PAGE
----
Finding a place to park in the city -- or, a crowded airport ramp -- is an issue nearly all of us have experienced at one time or another. It's also a problem for scientists at NASA who are rushing to find an alternative landing site for an upcoming Mars probe.
The Associated Press reports images taken by the Mars Reconnaissance Orbiter of the planned landing site for the space agency's Phoenix Mars lander showed an unwelcome surprise: large, bus-sized boulders all over the place. Not the most hospitable environment for a $400 million space probe.
Peter Smith of the University of Arizona is NASA's principal investigator on the Phoenix project. He says scientists are studying three possible alternative landing sites, all of which are clustered around Mars' north pole -- an area thought to hold a significant amount of ice just under the soil. Phoenix is equipped with a long drilling arm to collect samples of that soil.
"This is the first mission to actually reach down and get a handful of icy soil and analyze it," Smith said, adding a site dubbed 'Green Valley' for its shallow dip in the Martian surface appears most promising.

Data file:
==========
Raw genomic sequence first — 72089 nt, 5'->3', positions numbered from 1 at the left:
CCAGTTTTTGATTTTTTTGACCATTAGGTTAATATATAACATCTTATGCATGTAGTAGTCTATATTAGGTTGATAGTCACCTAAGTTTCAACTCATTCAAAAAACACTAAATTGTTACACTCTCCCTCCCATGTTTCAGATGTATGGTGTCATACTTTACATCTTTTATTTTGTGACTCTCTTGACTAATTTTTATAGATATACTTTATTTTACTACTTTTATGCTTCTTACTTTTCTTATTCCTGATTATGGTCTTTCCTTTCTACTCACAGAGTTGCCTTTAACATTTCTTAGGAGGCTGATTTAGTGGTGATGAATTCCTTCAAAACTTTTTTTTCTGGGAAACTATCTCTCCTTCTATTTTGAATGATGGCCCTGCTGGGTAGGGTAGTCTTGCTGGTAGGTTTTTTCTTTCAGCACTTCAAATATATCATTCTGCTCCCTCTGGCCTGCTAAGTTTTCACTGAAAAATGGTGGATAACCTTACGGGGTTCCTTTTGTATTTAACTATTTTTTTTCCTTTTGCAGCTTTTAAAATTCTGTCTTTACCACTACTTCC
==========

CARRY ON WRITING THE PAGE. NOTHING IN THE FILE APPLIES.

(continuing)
Scientists will need to come to a decision soon. Phoenix -- the first probe in NASA's unmanned Mars Scout program -- is set to launch in August. A ruling on a landing site needs to be made by March. Due to the unforeseen delay in finding a suitable landing site, the $386 million project has gone over budget by about $31 million.
Lockheed Martin built the probe, which was originally set to fly as part of the Mars Global Surveyor program in 2001. However, the program was halted when the Mars Polar Lander mysteriously disappeared in 1999.
A NASA investigation later determined that loss was due to a premature shutoff of the Polar Lander's engine... and Phoenix received a new chance to fly.